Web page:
14. And Enoch also. I rather think that this prophecy was unwritten, than that it was taken from an apocryphal book; for it may have been delivered down by memory to posterity by the ancients. 197197     This is the most common opinion. There is no evidence of such a book being known for some time after this epistle was written; and the book so called was probably a forgery, occasioned by this reference to Enoch’s prophecy. See Macknights Preface to this Epistle. Until of late, it was supposed to be lost; but in 1821, the late Archbishop Laurence, having found an Ethiopia version of it, published it with a translation. — Ed. Were any one to ask, that since similar sentences occur in many parts of Scripture, why did he not quote a testimony written by one of the prophets? the answer is obvious, that he wished to repeat from the oldest antiquity what the Spirit had pronounced respecting them: and this is what the words intimate; for he says expressly that he was the seventh from Adam, in order to commend the antiquity of the prophecy, because it existed in the world before the flood.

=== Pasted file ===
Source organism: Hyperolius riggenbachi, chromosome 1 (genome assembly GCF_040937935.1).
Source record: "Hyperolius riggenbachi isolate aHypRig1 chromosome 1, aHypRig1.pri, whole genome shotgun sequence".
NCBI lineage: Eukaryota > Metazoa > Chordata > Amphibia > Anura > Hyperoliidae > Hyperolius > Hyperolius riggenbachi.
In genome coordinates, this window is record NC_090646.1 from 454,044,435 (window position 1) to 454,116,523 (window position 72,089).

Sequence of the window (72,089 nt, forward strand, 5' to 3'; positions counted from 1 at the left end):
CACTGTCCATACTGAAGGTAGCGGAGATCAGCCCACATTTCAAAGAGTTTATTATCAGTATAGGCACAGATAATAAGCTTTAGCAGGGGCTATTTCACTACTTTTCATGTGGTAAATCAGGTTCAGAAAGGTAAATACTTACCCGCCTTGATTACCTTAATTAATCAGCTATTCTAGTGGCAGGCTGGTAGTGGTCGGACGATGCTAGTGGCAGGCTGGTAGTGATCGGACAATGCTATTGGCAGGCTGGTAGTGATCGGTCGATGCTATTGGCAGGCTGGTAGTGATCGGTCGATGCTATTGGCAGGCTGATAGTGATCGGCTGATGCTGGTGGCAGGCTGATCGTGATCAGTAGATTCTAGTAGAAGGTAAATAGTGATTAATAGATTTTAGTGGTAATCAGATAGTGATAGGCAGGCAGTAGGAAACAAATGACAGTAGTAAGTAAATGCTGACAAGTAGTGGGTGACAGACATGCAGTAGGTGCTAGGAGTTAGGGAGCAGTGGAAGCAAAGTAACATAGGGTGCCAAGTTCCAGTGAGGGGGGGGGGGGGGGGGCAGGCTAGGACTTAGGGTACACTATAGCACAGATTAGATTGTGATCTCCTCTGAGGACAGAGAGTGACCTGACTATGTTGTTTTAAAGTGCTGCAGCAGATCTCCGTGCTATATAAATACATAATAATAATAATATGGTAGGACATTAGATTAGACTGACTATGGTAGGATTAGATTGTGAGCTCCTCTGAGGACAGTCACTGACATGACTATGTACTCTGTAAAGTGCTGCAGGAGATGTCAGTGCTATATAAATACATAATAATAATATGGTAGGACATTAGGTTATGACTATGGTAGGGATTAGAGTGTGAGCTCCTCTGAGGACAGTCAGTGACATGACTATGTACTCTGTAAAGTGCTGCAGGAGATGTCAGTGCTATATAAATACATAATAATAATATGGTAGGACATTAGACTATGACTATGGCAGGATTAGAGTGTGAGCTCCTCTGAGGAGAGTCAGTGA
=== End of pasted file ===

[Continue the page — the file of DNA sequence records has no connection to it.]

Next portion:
But I have said that this prophecy was known to the Jews by being reported; but if any one thinks otherwise, I will not contend with him, nor, indeed, respecting the epistle itself, whether it be that of Jude or of some other. In things doubtful, I only follow what seems probable.